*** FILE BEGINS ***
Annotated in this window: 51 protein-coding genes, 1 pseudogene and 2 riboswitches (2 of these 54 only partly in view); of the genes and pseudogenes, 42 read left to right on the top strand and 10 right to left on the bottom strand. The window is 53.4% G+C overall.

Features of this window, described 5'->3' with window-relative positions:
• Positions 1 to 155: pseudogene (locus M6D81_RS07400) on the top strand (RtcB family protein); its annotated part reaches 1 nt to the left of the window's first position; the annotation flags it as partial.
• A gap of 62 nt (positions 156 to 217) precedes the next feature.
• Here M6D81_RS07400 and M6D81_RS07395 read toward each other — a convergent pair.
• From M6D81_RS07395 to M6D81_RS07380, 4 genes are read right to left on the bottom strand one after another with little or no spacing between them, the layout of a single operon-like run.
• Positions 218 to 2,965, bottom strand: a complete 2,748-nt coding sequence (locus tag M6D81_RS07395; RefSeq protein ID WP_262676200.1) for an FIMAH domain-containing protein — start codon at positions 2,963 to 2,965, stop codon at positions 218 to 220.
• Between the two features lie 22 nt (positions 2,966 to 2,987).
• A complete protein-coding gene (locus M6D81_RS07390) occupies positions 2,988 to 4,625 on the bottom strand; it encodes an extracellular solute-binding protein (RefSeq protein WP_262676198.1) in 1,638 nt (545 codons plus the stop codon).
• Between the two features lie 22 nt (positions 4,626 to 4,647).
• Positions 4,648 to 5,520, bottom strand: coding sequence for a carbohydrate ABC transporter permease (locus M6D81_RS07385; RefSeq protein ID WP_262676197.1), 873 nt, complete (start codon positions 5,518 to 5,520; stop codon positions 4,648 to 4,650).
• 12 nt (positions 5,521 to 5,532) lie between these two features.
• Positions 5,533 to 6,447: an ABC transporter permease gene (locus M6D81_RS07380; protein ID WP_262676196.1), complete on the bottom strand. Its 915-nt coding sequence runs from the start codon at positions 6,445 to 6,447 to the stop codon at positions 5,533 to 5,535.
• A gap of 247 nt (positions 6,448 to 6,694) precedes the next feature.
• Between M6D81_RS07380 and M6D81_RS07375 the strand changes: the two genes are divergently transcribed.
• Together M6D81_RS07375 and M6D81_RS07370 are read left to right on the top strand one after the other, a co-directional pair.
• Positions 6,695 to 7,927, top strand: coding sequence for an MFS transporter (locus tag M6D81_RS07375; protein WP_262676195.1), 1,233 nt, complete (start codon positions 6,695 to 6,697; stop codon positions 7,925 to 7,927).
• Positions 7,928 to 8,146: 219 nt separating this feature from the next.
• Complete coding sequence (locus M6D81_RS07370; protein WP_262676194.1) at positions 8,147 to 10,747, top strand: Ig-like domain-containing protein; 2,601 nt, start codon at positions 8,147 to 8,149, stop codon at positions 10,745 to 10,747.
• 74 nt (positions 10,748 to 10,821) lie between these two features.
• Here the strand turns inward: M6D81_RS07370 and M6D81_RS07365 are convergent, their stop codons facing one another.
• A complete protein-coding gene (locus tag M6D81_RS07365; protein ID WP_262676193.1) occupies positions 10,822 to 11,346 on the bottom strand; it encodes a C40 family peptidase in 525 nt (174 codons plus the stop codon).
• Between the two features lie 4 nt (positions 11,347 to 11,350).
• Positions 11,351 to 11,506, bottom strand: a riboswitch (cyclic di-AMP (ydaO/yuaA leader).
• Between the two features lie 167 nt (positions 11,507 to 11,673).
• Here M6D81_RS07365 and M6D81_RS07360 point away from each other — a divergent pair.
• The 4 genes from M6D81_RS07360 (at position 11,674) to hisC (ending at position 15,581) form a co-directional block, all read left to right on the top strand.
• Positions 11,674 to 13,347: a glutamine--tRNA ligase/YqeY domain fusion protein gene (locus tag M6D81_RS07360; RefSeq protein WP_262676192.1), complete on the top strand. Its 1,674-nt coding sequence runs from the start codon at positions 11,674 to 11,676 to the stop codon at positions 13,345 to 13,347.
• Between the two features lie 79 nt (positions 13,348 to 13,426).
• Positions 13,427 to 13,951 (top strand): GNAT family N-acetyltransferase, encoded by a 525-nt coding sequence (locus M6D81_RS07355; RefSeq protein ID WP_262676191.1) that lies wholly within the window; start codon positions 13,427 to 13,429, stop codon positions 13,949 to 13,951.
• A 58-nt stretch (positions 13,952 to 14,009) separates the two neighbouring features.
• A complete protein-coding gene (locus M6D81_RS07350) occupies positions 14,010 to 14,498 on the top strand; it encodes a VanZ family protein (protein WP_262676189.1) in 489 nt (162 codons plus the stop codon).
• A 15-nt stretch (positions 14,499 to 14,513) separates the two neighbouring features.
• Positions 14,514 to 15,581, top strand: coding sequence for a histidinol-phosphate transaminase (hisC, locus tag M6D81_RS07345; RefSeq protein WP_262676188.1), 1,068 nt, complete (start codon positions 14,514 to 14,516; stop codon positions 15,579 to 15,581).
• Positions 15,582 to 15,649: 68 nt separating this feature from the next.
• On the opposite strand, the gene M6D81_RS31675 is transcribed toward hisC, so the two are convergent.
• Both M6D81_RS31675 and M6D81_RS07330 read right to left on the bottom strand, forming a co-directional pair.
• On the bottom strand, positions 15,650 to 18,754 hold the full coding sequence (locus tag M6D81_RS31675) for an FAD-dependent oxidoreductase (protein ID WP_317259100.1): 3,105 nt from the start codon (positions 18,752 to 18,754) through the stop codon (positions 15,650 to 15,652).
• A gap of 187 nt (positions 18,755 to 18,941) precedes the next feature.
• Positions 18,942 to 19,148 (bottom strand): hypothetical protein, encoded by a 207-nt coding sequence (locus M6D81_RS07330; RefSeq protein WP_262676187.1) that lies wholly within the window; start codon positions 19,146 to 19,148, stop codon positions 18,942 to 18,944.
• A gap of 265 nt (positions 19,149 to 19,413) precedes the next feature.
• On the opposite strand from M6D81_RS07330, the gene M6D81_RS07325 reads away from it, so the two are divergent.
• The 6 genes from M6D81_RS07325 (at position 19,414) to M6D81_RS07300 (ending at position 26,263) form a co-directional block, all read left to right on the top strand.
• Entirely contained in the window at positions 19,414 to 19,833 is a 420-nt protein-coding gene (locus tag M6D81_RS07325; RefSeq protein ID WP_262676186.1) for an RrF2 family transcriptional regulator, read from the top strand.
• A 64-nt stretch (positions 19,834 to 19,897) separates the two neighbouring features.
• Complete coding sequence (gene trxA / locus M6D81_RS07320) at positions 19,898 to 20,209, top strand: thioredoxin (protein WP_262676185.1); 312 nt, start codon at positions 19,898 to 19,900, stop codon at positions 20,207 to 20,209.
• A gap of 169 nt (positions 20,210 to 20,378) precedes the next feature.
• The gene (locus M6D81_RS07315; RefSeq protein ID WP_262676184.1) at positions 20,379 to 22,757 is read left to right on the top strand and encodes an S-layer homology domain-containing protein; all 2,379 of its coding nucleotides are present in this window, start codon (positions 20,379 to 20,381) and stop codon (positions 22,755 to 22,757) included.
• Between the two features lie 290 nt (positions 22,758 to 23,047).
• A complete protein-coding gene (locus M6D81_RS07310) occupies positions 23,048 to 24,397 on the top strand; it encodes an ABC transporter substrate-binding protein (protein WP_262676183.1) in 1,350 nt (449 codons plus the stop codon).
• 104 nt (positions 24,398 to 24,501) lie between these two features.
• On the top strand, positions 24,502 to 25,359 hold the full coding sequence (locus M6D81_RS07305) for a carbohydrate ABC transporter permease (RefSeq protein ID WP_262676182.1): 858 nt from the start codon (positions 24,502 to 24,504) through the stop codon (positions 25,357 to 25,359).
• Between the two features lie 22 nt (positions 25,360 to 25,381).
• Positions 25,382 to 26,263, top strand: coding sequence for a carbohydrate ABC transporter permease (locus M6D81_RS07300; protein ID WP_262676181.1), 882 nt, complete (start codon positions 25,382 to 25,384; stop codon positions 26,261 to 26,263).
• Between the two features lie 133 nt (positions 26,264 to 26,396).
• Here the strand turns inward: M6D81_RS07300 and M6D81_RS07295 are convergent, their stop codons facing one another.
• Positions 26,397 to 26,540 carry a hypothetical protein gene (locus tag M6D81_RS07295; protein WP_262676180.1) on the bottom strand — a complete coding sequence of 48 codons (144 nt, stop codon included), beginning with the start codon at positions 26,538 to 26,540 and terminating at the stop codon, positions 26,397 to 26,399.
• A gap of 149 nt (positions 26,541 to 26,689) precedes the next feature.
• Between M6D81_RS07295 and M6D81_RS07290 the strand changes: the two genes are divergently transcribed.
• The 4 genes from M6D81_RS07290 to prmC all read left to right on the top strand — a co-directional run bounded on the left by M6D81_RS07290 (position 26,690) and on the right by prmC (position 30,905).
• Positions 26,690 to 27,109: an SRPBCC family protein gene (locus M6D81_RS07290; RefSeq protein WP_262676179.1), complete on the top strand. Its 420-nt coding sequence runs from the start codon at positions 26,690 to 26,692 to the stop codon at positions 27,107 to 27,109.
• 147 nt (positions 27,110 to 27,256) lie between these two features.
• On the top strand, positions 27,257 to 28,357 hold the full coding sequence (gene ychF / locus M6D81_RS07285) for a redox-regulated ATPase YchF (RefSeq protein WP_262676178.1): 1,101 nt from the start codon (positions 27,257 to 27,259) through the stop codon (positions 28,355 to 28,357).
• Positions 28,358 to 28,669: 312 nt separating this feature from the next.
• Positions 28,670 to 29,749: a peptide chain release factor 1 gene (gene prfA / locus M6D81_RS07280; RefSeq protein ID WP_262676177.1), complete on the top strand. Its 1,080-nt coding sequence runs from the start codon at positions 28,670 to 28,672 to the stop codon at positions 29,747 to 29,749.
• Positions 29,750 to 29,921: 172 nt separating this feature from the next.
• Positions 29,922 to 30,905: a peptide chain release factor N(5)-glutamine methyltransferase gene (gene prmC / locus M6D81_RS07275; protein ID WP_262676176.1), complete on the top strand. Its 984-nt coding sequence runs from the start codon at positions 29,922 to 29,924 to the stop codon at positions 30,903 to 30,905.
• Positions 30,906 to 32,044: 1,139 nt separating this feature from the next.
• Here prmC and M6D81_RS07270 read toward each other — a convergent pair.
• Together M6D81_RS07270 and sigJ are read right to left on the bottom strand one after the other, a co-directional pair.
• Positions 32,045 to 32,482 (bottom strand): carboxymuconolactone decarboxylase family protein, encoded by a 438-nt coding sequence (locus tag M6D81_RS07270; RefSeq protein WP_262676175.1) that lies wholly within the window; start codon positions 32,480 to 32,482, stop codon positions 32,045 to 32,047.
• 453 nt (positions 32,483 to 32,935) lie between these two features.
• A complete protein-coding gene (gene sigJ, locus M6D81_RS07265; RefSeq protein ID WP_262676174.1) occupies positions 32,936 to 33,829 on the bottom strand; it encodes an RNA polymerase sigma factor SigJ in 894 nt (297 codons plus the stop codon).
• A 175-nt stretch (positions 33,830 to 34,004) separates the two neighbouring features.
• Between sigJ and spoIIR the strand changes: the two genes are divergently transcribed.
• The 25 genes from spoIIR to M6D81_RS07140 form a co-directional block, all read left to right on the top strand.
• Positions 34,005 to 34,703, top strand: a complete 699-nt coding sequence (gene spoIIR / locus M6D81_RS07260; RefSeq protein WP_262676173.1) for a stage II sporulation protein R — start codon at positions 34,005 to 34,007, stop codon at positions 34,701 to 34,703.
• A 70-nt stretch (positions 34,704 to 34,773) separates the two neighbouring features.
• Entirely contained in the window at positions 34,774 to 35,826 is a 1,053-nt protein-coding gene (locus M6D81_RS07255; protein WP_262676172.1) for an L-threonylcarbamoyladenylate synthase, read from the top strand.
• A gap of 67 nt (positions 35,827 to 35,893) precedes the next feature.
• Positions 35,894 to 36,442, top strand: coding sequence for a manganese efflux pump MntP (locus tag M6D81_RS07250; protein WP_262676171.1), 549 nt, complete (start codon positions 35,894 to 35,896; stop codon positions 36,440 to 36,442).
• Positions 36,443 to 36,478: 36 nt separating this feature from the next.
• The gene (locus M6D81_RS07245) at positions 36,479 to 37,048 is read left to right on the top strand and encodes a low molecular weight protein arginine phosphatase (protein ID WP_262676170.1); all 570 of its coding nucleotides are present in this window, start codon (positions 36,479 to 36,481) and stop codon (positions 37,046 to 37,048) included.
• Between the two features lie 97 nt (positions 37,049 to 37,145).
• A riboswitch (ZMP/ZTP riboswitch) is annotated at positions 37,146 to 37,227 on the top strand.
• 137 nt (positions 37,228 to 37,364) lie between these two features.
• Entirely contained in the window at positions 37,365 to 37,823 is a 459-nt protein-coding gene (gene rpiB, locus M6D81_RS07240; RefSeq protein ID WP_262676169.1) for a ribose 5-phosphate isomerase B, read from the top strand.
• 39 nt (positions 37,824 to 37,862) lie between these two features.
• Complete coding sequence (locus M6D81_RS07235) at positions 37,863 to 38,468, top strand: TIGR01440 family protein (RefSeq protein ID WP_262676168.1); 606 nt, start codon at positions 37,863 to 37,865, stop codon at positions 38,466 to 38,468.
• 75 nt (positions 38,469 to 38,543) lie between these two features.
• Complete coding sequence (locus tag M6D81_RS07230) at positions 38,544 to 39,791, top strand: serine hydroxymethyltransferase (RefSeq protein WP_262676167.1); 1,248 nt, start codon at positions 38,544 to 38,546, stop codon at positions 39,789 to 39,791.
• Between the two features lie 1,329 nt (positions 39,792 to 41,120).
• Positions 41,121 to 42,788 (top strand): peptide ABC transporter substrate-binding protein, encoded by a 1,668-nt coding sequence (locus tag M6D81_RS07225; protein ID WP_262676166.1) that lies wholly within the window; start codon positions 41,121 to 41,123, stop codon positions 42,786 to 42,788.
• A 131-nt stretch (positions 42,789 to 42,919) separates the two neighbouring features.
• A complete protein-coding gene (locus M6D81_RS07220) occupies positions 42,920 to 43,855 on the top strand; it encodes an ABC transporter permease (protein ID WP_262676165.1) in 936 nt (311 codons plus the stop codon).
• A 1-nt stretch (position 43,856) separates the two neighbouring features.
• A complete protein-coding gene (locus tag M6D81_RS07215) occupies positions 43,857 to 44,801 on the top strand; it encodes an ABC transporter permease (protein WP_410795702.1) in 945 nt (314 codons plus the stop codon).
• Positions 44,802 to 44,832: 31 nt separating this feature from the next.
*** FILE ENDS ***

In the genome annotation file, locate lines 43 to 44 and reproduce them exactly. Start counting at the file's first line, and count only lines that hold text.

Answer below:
• The 6 genes from M6D81_RS07325 (at position 19,414) to M6D81_RS07300 (ending at position 26,263) form a co-directional block, all read left to right on the top strand.
• Entirely contained in the window at positions 19,414 to 19,833 is a 420-nt protein-coding gene (locus tag M6D81_RS07325; RefSeq protein ID WP_262676186.1) for an RrF2 family transcriptional regulator, read from the top strand.